Sand, gravel could run short

first_img“It would cost more if we had to haul the material in from miles away as opposed to having an aggregate source nearby there in Santa Clarita,” he said. The report issued Thursday by the state Department of Conservation is intended to help municipalities better plan for growth. It includes a map dividing the state into 31 regions where the material is mined and used for building. Aggregate produced in a quadrant is usually sold within the same area. Cemex earlier said material from the mine would be destined for greater Los Angeles. Though house sales are slumping, homebuilding costs remain constant. Houses usually sit on concrete slab foundations, have concrete driveways, and some have swimming pools. Two-story homes may require additional concrete supports. About 200 tons of aggregate is needed to build the average home. Building the 21,000 homes planned in Newhall Ranch, a master planned community just east of Valencia, may require roughly 4.2 million tons of aggregate. If Cemex does not resume the project in a few years and local suppliers cannot meet the demand for the material, the price of houses would rise proportionately to the hauling distance. On Tuesday, Cemex officials said they’ve called off plans to open the mine next year and want to negotiate a compromise instead. The city had spent roughly $8 million on a campaign to scale down the mine to historical levels of 300,000 tons a year or get it barred from the area between Canyon Country and Agua Dulce. Opponents claimed the mine would pollute the region’s air and increase heavy truck traffic on local highways. The compromise might hinge on federal legislation introduced this year, modeled on a measure introduced by Rep. Howard “Buck” McKeon that failed in 2006. In the Los Angeles-Orange County-San Gabriel area, only about one-third of the material required over the next 50 years has been permitted for mining and it takes five to seven years to obtain permits. “The area will fall 66 percent short over the next 50 years unless additional permitting or additional resources are found,” Parrish said. In the next five decades, California will need 131/2 billion tons of aggregate and only 4.3 billion tons are permitted – roughly a 13-year supply. Parrish said the state’s behind the curve because the numbers are based on current rates of use and don’t encompass unforseen circumstances. “It doesn’t take into account accelerated construction programs as a result of major bond initiatives or from construction following a major damaging earthquake.” Several large construction companies declined to comment, but one local builder wonders if the city’s taken on a NIMBY attitude – not in my back yard. “Is Soledad Canyon the center point for the distribution of (aggregate)?” said Randal Winter, of Randal Winter Construction Inc. in Newhall. “If it is the logical center point for the resource with a minimal amount of travel to the end users … (causing) less pollution and trucks on the road, just because we don’t want it doesn’t mean it isn’t right.” However, Winter, who serves on the Newhall Redevelopment Committee and the West Ranch Town Council said he’s glad the eight-year battle, which cost the city some $8 million, has resulted in a compromise. judy.orourke@dailynews.com (661) 257-5255 160Want local news?Sign up for the Localist and stay informed Something went wrong. Please try again.subscribeCongratulations! You’re all set! SANTA CLARITA – Folks in City Hall are thrilled Cemex won’t open its proposed Soledad Canyon mine in 2008, but the move could prove costly for California taxpayers and consumers in the coming years. The city of Santa Clarita has spent $8 million fighting the planned gravel mine, saying it would result in heavy truck traffic and unhealthful air quality. The two sides have declared a truce while they seek a compromise. Meanwhile a report issued last week by the state shows long-term demand for sand and gravel – a key ingredient in cement and asphalt products used in construction – will far outweigh the supply. The 56.1 millions tons of aggregate Cemex is permitted to mine in the canyon over 20 years was included in the projection. “If Cemex’s 56 million tons is not going to be mined, the area will have less than 7 percent of the aggregate it will need,” said John Parrish, the state geologist and former executive officer of the state mining and geology board. “That means, that 93 percent of its projected aggregate usage will have to be imported from surrounding areas.” These include the San Gabriel Valley, Claremont and Upland. Building costs rise when the material must be trucked from afar because it’s expensive to transport. “You can fly an ounce of gold from California to New York without really changing the value of that ounce of gold,” Parrish said. “But a ton of aggregate may double in cost for every 30 miles of transportation. Building one mile of six-lane interstate highway requires about 113,500 tons of aggregate. Transporting that tonnage 30 miles adds $510,000 to the base cost of the material at the mine, Parrish said. Caltrans consumes only about 10 percent of the total aggregate used throughout California, so its projects don’t have a significant impact on aggregate resources, David Anderson, a spokesman for the agency, said via e-mail. However, cost is another matter. last_img read more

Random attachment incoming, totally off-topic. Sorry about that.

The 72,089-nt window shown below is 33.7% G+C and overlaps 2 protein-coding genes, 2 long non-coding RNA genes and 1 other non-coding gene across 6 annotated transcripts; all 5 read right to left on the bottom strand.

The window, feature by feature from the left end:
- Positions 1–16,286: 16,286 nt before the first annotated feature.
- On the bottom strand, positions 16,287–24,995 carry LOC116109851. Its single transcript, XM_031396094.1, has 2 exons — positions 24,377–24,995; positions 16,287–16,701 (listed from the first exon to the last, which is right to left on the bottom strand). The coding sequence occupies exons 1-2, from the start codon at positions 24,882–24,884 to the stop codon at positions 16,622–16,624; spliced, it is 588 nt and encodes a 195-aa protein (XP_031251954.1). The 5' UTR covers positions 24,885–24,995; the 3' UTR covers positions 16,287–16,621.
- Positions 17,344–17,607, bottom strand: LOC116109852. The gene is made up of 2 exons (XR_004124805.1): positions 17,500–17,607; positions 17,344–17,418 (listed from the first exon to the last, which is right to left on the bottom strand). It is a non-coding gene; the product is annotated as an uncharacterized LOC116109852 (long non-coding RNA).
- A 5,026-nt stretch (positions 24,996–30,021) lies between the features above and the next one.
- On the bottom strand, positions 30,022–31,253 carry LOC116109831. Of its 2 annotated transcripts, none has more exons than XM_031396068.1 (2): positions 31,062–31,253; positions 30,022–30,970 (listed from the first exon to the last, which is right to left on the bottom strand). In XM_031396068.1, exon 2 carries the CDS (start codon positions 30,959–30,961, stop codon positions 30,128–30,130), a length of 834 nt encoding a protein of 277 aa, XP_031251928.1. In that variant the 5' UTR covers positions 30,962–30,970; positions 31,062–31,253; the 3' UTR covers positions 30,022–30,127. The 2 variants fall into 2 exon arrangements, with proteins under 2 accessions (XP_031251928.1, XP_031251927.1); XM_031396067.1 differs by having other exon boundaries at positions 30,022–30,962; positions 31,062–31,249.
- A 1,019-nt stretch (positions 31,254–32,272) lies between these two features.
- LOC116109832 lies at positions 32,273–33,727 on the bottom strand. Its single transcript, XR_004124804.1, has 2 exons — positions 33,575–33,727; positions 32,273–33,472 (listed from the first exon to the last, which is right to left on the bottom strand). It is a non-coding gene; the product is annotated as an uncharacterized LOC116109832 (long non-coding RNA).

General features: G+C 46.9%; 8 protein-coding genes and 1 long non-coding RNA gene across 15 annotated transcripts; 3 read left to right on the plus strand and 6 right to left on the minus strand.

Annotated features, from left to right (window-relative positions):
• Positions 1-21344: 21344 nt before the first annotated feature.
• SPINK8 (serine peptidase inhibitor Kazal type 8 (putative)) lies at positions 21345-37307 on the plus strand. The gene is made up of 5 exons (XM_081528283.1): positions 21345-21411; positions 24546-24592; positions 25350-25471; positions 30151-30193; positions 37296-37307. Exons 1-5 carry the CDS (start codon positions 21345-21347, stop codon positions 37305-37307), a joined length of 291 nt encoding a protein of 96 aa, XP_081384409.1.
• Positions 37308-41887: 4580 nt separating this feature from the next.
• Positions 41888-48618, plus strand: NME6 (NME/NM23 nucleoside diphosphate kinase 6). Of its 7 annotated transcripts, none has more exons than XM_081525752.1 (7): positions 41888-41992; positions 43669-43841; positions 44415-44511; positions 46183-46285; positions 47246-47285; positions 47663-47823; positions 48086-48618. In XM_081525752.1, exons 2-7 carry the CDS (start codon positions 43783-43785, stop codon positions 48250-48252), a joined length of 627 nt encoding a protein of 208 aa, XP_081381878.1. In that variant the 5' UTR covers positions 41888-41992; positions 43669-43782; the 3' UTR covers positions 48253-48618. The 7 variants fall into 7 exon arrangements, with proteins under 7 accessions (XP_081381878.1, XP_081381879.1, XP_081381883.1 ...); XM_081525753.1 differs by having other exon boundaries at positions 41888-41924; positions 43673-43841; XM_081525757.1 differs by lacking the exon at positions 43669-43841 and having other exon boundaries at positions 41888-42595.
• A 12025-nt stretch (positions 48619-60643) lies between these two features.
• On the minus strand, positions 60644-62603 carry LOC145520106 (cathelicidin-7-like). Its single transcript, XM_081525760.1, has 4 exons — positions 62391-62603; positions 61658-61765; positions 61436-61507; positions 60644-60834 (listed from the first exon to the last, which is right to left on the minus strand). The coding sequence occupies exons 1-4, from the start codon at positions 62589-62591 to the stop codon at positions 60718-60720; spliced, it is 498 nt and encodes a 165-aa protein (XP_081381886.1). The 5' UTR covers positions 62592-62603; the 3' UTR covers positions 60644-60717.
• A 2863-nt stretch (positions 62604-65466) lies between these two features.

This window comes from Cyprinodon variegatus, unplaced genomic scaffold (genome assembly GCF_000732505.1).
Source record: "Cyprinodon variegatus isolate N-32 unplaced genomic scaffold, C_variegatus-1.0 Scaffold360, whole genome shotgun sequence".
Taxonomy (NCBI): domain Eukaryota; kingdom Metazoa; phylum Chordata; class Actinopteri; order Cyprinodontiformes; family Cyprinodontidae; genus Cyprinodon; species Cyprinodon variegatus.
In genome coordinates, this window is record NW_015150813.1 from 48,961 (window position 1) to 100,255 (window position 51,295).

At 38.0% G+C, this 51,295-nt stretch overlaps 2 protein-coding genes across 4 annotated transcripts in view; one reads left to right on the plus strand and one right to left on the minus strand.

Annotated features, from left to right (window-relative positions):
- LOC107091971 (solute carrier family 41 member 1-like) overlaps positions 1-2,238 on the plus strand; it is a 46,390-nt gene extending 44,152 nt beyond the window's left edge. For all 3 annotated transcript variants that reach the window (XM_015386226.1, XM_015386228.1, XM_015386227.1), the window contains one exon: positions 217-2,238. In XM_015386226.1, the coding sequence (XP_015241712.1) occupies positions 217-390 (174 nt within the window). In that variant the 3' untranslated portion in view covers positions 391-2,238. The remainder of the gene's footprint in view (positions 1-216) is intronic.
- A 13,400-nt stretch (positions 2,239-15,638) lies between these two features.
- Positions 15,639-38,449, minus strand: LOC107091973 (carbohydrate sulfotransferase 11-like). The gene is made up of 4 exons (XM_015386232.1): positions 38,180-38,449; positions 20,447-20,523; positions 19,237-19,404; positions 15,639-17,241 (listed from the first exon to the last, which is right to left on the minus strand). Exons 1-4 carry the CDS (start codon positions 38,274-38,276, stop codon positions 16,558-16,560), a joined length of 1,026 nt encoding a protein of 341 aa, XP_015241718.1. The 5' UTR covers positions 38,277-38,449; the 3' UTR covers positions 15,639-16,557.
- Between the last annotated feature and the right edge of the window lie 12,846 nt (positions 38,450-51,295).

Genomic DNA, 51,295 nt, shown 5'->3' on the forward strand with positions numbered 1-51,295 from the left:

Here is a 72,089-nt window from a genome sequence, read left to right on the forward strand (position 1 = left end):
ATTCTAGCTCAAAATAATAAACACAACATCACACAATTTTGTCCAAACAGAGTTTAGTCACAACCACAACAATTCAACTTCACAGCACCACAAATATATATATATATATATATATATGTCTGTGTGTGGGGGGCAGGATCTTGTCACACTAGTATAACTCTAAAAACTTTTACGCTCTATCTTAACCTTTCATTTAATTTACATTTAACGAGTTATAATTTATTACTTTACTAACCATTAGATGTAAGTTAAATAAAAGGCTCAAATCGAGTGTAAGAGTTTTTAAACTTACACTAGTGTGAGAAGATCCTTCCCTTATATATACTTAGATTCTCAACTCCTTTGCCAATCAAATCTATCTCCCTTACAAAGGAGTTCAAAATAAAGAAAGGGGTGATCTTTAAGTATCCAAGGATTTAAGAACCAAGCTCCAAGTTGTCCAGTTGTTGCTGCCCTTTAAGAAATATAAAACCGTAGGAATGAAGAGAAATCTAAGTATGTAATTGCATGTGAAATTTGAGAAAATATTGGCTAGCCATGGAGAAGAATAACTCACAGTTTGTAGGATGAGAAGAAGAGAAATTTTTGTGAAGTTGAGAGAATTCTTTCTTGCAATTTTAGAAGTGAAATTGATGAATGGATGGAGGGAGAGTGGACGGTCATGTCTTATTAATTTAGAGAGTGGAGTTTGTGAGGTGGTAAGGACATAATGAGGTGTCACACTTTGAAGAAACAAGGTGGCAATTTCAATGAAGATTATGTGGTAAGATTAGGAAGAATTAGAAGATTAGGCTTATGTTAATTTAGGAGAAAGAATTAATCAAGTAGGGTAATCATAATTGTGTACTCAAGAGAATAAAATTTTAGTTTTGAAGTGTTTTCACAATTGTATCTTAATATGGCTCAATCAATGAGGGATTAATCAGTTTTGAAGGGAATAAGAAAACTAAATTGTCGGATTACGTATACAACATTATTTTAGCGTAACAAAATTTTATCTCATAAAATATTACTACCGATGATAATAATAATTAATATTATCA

Arsenal star: England can challenge at Euro 2016

first_img1 Theo Walcott Theo Walcott sees no reason why England cannot challenge for the European Championship crown after becoming the first nation to qualify for next summer’s finals.Roy Hodgson’s men have responded impressively to last year’s disappointing World Cup, winning all seven of their qualifying matches during a long, unbeaten run.Saturday’s 6-0 triumph in San Marino continued that fine run and those three points were enough to secure the Three Lions’ place at the finals with three matches to spare.England have caught the eye at times during the qualification campaign and, while accepting improvements still need to be made, Walcott believes next summer could be a tournament to remember.“I think this team is getting better and better, and that’s what we want to do going into the tournament next year,” he said after coming off the bench to net a quick-fire brace in Serravalle.“We’ve gone a long way towards that, so I am sure things are going to improve.“There are big tests for us, but I believe in that dressing room and just the way we are playing as well.“We are playing in the best league in the world, we’re improving every day, the players are playing at the top of their game.“It’ll definitely be a big achievement if we can go far. I am sure that we can. The manager has got that in our system, that he believes in us.“The belief is there, the confidence is there, so why not?”last_img read more

Manchester United defender set for ‘several week’ absence

first_img Matteo Darmian 1 Louis van Gaal confirms Matteo Darmian has a dislocated shoulder and will be out for “several weeks”. #mufc— Manchester United (@ManUtd) February 13, 2016center_img Matteo Darmian is set for a spell on the sidelines, Manchester United manager Louis van Gaal has confirmed. The Italian right-back sustained the injury in the first-half of the defeat at Sunderland, his 29th appearance for the club this season since arriving in the summer.The Dutch boss confirmed he has a disclocated shoulder and is set to be out for ‘several weeks’. He said: “When you analyse the things that have happened to Manchester United his season, it’s unbelievable.“Another full-back who is injured and we don’t have many full-backs left.”His absence will come as a cruel blow for Van Gaal and United, as his side have been hit by a number of injuries – in defence in particular, and they remain six points adrift of fourth spot in the Premier League. last_img read more